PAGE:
The first couple of chapters deal with Sloan's early life, but the story rapidly shifts to Sloan and the music world. As such it's a look inside the always interesting, sometimes wonderful, and sometimes scary world of the music business and pop music culture, and Sloan's place (as he sees it) in it. But above all it's an entertaining read--especially for those of us who can remember the music that came blasting out of the car radio, or your "new" transistor radio in the late 50's and early 60's. You'll come across many artists you'll recognize--many who made use of Sloan's (and Steve Barri's) writing talent. Sloan said of Barri--"...he loved the simple things in life: sex, TV, and a good deli. He also loved music, too...". From pop songs, to folk hits, to surf music, Sloan was there, and his descriptions of events will bring both a smile and sometimes a look of incredulity to your face.
"P.F. Sloan made folk themes reachable." S.E. Feinberg.
"May all beings in all the worlds know peace and happiness." P.F. Sloan.
I always (and still) like Sloan's music from The Fantastic Baggys, (a personal favorite) to (the original) The Grass Roots, to his solo work, plus the songs he wrote that became hits for other artists. There was just something in his lyrics (and not just "Eve of Destruction") that seemed to capture the right moment and the feel of the times. If you're old enough to remember this music this book is something you should check out. This book can easily sit on the shelf next to books like "Follow The Music", "Hotel California", "Riot On Sunset Strip", "Becoming Elektra", "Waiting For The Sun", "Canyon Of Dreams", and other books on that era of music. If you found those books interesting, informative, and just a plane fun/time machine-like look back at that whole scene, get this book. For a good selection of the songs and the artists who made them popular check out the album "You Baby--Words & Music by P.F. Sloan & Steve Barri", and look for Sloan's collection of work he did for the Dunhill label during the time when most everything in this book was happening.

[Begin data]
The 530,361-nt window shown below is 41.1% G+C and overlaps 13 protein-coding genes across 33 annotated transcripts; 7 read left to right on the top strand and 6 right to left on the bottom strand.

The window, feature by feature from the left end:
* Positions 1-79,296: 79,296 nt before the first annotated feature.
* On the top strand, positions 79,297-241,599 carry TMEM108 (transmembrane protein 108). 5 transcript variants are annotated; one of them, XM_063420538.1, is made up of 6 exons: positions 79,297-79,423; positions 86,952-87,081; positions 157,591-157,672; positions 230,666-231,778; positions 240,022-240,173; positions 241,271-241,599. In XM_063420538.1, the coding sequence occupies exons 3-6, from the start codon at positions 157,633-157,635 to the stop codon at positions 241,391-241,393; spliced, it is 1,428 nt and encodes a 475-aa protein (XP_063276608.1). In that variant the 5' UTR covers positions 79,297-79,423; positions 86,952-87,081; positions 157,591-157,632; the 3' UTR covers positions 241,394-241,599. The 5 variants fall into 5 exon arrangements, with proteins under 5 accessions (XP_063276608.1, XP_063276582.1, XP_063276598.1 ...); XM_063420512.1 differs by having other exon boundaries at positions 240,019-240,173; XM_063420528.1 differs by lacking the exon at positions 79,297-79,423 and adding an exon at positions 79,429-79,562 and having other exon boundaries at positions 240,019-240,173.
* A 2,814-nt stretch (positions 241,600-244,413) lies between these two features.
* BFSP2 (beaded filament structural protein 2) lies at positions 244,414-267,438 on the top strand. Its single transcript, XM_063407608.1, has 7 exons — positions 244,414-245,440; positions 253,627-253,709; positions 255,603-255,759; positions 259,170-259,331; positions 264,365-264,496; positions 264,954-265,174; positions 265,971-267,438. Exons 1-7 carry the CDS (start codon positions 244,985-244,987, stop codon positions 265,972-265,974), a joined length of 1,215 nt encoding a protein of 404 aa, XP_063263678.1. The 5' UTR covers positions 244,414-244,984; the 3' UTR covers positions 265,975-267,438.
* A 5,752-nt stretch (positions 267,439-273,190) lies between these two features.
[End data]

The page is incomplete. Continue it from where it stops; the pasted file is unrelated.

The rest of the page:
One star off for the typos mentioned by other reviewers. I see this in a lot of recent books. Must come from over reliance on computer spell checks instead of human proofreaders. Hopefully, they will fix it for future editions. (Especially, the repeated substitution of Grass Roots for Fantastic Baggys in the "Songbook" section.)